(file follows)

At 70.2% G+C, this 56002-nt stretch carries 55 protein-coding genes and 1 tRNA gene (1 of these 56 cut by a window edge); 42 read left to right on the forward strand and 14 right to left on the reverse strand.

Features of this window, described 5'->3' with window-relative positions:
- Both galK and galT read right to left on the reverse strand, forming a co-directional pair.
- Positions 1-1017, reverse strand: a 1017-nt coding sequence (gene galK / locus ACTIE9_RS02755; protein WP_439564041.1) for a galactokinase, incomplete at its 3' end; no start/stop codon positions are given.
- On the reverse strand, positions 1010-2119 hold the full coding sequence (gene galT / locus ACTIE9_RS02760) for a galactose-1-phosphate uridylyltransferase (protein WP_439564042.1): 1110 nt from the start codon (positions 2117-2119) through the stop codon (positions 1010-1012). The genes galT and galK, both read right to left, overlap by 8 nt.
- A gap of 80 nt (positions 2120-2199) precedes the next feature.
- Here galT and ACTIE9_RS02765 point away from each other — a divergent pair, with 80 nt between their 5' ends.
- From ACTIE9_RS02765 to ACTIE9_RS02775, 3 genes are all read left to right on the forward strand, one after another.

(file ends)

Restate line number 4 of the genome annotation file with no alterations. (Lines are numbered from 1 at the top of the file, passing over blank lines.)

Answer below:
- Positions 1-1017, reverse strand: a 1017-nt coding sequence (gene galK / locus ACTIE9_RS02755; protein WP_439564041.1) for a galactokinase, incomplete at its 3' end; no start/stop codon positions are given.